Don't Fall For This Chinese Domain Name Scam Re: Company Trademark
Sooner or later (probably sooner – I’ve seen a flurry of these recently), someone in your organization is going to get an ominous-sounding email something like this:
We are the department of registration service in China. we have something need to confirm with you. We formally received an application. One company which called “XYZ Investment Limited”. are applying to register “[your trademark]” as net brand and some CN domain names. After our initial examination, we found that the net brand applied for registration are as same as your company’s name and trademark. If your company has not authorized the aforesaid company to register these, Please contact us as soon as possible.In addition, we hereby affirm that our time limit for dissent application is 7 days. If your company files no dissent within the time limit, we will unconditionally approve the application submitted by “XYZ Investment Limited.”
The sender of the message reproduced above (with some elements changed) was not an official agency at all, just a domain name registrar trying to scare one of my clients into spending too much money on obscure domain names the client didn’t need. It looks like a classic protection racket: “Pay us to spare you the calamity we will otherwise bring down upon you.” But the threat is hollow – the alleged infringer (“XYZ Investment Limited”) is almost certainly a complete fabrication, not someone who actually wants to register your trademark as a domain name. Even so, I’ve had several clients become alarmed by messages like this.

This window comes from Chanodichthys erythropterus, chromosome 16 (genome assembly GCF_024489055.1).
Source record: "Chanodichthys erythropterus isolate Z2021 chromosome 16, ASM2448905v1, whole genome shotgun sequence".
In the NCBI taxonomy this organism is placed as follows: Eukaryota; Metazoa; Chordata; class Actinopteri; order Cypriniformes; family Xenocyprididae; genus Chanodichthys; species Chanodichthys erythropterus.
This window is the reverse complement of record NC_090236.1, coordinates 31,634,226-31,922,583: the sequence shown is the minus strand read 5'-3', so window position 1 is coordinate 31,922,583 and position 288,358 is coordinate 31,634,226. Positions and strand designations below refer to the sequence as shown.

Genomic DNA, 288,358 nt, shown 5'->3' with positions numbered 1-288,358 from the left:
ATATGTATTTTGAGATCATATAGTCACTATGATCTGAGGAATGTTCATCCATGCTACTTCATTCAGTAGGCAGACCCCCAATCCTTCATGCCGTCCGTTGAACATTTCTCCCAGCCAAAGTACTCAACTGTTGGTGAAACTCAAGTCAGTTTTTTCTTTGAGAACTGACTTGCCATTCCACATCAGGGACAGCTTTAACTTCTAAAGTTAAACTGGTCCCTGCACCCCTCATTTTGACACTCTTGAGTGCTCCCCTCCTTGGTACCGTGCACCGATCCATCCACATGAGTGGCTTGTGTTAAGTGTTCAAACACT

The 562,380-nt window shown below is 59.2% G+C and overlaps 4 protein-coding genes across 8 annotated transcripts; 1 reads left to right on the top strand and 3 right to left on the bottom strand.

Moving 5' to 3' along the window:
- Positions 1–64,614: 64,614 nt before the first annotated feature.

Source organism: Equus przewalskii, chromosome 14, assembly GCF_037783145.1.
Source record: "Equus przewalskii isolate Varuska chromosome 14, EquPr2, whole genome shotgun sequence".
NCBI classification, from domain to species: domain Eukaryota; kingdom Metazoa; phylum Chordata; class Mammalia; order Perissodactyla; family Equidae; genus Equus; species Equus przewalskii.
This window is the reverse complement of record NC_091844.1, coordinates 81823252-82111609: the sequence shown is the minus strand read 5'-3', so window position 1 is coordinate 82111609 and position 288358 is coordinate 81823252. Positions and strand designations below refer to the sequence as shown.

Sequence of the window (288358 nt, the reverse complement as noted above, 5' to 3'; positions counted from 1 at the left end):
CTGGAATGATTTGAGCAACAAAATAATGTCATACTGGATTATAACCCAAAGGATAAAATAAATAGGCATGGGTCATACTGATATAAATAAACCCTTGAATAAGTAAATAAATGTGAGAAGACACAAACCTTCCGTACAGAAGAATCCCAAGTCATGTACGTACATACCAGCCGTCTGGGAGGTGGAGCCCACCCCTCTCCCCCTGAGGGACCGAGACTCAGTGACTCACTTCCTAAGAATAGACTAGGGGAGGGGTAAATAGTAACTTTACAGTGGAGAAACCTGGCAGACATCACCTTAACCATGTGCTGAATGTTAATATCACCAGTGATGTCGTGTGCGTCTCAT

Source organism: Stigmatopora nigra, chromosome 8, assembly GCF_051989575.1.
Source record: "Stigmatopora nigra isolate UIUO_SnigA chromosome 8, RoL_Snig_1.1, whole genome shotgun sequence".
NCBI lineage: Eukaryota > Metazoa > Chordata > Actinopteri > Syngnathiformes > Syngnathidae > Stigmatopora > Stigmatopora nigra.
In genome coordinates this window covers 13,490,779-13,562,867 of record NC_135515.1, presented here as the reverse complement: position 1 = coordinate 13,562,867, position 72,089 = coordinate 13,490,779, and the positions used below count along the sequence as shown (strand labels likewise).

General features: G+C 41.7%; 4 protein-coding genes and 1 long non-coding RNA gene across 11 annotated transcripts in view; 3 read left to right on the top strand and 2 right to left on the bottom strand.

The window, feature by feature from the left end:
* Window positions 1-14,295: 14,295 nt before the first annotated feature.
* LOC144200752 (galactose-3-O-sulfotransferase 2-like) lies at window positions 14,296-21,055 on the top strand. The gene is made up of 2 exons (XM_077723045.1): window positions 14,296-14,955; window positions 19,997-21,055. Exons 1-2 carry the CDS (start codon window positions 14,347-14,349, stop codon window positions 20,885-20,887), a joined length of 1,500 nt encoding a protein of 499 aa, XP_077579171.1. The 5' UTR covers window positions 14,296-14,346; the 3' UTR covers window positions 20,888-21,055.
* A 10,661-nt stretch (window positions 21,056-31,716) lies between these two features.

The giveaway (aside from the pidgin English) is the reference to the sender’s “initial examination” of the third-party application, and the “discovery” of my client’s trademark rights. The fact is that domain name registrars do not – repeat, do not – examine proposed domain names, or investigate anyone’s trademark rights. Applying for a domain name is a purely automated process. If the particular string of letters and numbers you want isn’t taken, it’s yours – whether it infringes someone else’s trademark or not.
When you get an e-mail like this, ask yourself whether you really need any domain names with the China national suffix (“.cn”). You probably don’t: Dot-com web sites are readily accessible in China, which like all other countries in the world uses the “.com” suffix more than any other. And “.cn” domain names are actually quite complicatedand expensive to obtain. If you do have reason to pursue a “.cn” domain name, ask your trademark attorney to put you in touch with a reputable agent in China. Otherwise just hit the “delete” button on the bogus solicitation.